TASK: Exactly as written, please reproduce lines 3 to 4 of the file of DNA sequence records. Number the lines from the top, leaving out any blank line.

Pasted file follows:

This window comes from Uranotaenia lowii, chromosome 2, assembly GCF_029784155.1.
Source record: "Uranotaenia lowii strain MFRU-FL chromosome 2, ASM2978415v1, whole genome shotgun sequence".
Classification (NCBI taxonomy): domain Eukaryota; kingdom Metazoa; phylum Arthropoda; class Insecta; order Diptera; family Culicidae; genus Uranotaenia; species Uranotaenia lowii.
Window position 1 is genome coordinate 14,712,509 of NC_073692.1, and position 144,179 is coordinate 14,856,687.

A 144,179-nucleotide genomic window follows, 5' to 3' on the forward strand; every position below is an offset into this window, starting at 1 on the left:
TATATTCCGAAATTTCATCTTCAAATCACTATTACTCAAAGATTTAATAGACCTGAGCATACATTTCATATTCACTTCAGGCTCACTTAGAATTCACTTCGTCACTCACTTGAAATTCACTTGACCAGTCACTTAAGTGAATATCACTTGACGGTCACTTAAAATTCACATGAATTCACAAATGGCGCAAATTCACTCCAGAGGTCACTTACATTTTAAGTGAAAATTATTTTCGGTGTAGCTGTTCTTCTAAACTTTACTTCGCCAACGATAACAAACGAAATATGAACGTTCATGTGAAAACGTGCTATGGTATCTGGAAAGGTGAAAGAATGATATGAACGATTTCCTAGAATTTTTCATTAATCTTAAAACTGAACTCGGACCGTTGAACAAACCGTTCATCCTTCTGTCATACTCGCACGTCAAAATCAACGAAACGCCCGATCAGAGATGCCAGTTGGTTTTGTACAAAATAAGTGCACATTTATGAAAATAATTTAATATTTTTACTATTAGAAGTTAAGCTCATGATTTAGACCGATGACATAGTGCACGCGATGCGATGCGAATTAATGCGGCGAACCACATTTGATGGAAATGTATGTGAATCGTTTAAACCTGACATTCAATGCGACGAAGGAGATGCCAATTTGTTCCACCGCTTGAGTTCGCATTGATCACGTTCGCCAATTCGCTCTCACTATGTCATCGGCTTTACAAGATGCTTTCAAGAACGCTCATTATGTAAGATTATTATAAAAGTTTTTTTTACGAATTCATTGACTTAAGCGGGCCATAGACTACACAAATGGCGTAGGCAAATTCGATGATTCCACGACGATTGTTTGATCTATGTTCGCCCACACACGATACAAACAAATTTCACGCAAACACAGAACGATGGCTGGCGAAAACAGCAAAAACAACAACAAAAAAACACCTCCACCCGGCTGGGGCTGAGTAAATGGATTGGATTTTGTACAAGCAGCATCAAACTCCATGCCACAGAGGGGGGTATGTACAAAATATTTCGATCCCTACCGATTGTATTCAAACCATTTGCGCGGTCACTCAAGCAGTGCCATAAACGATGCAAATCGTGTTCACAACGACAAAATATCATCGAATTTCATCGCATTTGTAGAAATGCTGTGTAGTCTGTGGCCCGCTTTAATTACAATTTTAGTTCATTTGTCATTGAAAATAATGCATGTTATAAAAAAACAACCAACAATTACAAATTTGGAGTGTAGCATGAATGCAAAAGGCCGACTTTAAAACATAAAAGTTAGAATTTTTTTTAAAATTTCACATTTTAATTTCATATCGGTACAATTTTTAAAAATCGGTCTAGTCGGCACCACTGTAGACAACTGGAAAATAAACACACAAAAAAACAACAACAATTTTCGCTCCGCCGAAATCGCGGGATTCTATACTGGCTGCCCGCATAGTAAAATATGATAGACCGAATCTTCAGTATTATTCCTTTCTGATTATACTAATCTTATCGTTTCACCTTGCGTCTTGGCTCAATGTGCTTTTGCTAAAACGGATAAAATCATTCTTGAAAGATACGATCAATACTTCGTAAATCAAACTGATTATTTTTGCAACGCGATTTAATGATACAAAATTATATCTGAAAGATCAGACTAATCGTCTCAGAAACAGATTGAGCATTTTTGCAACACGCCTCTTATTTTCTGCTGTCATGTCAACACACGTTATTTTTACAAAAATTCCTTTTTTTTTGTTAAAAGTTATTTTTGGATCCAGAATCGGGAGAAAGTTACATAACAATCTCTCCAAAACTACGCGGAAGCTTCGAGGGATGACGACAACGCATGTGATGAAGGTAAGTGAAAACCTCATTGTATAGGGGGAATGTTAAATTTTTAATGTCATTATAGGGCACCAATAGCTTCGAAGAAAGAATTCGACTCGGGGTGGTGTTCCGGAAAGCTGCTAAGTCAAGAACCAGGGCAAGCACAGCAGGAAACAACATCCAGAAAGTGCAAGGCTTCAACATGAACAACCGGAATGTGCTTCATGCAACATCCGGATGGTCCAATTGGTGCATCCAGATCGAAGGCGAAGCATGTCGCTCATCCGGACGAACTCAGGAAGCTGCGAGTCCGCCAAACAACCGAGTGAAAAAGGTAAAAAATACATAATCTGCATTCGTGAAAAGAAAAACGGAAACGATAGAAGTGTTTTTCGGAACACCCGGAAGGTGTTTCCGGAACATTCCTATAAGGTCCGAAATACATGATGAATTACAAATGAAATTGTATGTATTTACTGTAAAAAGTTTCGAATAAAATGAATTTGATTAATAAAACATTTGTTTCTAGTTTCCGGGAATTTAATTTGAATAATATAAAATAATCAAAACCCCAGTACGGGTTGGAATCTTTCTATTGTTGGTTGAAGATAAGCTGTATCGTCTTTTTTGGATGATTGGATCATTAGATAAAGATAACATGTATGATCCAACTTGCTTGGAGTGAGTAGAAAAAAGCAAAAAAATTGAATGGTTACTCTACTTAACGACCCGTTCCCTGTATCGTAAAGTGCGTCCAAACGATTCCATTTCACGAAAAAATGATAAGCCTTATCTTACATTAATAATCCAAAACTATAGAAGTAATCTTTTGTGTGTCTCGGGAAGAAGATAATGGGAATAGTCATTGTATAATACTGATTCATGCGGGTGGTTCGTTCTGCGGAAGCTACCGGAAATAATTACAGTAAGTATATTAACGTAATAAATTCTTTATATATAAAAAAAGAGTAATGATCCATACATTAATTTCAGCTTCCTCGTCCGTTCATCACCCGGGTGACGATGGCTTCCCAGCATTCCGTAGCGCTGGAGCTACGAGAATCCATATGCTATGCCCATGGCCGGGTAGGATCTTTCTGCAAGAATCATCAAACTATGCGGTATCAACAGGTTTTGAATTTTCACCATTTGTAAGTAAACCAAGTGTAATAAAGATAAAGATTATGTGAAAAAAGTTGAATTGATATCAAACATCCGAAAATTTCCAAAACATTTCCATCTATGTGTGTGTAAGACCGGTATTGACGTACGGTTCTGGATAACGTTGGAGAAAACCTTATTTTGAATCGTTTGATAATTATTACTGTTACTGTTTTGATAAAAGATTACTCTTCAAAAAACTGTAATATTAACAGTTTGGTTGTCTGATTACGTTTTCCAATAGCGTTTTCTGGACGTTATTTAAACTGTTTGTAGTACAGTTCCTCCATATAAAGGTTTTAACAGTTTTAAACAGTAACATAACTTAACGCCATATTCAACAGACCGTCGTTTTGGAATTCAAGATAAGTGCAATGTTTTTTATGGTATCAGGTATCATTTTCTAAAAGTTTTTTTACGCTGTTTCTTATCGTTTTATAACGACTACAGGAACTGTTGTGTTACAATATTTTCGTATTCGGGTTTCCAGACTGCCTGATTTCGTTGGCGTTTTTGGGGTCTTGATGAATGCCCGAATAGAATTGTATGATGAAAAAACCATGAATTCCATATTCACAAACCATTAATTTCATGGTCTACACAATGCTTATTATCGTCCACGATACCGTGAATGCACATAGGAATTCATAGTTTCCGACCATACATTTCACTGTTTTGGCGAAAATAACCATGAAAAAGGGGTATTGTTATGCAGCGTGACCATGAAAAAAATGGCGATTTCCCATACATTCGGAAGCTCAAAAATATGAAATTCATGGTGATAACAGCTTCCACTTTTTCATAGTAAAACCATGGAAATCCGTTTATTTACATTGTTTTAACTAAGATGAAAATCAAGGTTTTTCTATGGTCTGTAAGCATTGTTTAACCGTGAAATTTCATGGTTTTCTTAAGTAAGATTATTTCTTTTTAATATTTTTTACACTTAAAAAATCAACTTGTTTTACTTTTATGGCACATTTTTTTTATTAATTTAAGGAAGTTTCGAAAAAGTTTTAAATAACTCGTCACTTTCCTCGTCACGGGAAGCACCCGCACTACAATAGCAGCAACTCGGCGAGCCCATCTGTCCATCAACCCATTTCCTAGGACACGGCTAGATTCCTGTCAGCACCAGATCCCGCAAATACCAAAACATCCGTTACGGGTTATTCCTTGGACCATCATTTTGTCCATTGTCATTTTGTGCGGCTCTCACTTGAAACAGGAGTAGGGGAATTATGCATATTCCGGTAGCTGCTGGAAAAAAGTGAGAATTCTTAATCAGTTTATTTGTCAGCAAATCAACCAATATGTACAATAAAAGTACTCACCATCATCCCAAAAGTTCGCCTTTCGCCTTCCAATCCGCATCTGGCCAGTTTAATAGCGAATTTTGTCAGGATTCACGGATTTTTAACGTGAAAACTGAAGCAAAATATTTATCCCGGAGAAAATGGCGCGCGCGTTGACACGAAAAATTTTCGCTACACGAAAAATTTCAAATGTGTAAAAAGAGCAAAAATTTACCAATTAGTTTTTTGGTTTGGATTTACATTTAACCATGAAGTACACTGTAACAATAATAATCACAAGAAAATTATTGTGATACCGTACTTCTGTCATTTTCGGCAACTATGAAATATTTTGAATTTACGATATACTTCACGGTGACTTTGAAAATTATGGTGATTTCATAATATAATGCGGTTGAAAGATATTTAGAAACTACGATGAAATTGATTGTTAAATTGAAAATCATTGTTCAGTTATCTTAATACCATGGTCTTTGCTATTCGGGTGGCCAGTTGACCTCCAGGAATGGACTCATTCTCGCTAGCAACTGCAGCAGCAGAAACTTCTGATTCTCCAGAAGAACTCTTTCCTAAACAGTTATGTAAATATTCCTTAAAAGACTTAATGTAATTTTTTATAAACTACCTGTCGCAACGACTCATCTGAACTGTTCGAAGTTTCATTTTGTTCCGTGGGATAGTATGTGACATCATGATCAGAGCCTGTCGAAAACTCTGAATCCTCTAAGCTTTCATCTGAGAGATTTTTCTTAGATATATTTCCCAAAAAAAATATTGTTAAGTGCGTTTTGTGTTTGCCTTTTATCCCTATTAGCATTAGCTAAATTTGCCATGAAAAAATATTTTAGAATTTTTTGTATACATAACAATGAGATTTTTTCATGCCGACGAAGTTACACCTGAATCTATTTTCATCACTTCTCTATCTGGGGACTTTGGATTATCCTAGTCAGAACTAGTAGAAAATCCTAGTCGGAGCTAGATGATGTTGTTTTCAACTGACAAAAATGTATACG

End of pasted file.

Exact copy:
Classification (NCBI taxonomy): domain Eukaryota; kingdom Metazoa; phylum Arthropoda; class Insecta; order Diptera; family Culicidae; genus Uranotaenia; species Uranotaenia lowii.
Window position 1 is genome coordinate 14,712,509 of NC_073692.1, and position 144,179 is coordinate 14,856,687.